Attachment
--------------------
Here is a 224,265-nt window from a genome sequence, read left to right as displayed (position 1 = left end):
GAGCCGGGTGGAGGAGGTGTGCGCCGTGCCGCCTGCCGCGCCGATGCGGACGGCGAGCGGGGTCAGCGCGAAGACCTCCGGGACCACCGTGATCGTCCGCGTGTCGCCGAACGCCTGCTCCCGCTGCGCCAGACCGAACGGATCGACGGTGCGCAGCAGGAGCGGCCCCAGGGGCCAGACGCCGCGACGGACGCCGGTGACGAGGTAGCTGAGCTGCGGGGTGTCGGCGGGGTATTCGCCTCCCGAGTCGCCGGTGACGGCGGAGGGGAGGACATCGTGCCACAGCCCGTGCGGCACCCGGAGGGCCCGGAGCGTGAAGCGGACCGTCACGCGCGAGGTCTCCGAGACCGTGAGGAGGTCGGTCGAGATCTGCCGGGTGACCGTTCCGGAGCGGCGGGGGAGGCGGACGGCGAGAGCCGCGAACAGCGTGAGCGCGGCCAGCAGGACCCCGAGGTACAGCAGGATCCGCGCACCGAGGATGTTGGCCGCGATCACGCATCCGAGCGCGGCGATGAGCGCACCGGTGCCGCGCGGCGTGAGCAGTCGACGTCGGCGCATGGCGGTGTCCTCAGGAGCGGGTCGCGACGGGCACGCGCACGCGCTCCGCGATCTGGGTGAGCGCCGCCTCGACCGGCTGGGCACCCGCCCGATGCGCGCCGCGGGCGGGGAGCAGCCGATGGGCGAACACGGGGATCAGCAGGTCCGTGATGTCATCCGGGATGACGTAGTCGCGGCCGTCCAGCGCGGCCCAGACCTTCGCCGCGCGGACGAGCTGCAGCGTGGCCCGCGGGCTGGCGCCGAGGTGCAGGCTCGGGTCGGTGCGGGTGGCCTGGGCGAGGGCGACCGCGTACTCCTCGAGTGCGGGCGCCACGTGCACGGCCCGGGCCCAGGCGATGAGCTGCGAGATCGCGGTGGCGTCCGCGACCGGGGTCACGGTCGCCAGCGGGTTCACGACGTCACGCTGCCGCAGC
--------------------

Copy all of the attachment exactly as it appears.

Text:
Here is a 224,265-nt window from a genome sequence, read left to right as displayed (position 1 = left end):
GAGCCGGGTGGAGGAGGTGTGCGCCGTGCCGCCTGCCGCGCCGATGCGGACGGCGAGCGGGGTCAGCGCGAAGACCTCCGGGACCACCGTGATCGTCCGCGTGTCGCCGAACGCCTGCTCCCGCTGCGCCAGACCGAACGGATCGACGGTGCGCAGCAGGAGCGGCCCCAGGGGCCAGACGCCGCGACGGACGCCGGTGACGAGGTAGCTGAGCTGCGGGGTGTCGGCGGGGTATTCGCCTCCCGAGTCGCCGGTGACGGCGGAGGGGAGGACATCGTGCCACAGCCCGTGCGGCACCCGGAGGGCCCGGAGCGTGAAGCGGACCGTCACGCGCGAGGTCTCCGAGACCGTGAGGAGGTCGGTCGAGATCTGCCGGGTGACCGTTCCGGAGCGGCGGGGGAGGCGGACGGCGAGAGCCGCGAACAGCGTGAGCGCGGCCAGCAGGACCCCGAGGTACAGCAGGATCCGCGCACCGAGGATGTTGGCCGCGATCACGCATCCGAGCGCGGCGATGAGCGCACCGGTGCCGCGCGGCGTGAGCAGTCGACGTCGGCGCATGGCGGTGTCCTCAGGAGCGGGTCGCGACGGGCACGCGCACGCGCTCCGCGATCTGGGTGAGCGCCGCCTCGACCGGCTGGGCACCCGCCCGATGCGCGCCGCGGGCGGGGAGCAGCCGATGGGCGAACACGGGGATCAGCAGGTCCGTGATGTCATCCGGGATGACGTAGTCGCGGCCGTCCAGCGCGGCCCAGACCTTCGCCGCGCGGACGAGCTGCAGCGTGGCCCGCGGGCTGGCGCCGAGGTGCAGGCTCGGGTCGGTGCGGGTGGCCTGGGCGAGGGCGACCGCGTACTCCTCGAGTGCGGGCGCCACGTGCACGGCCCGGGCCCAGGCGATGAGCTGCGAGATCGCGGTGGCGTCCGCGACCGGGGTCACGGTCGCCAGCGGGTTCACGACGTCACGCTGCCGCAGC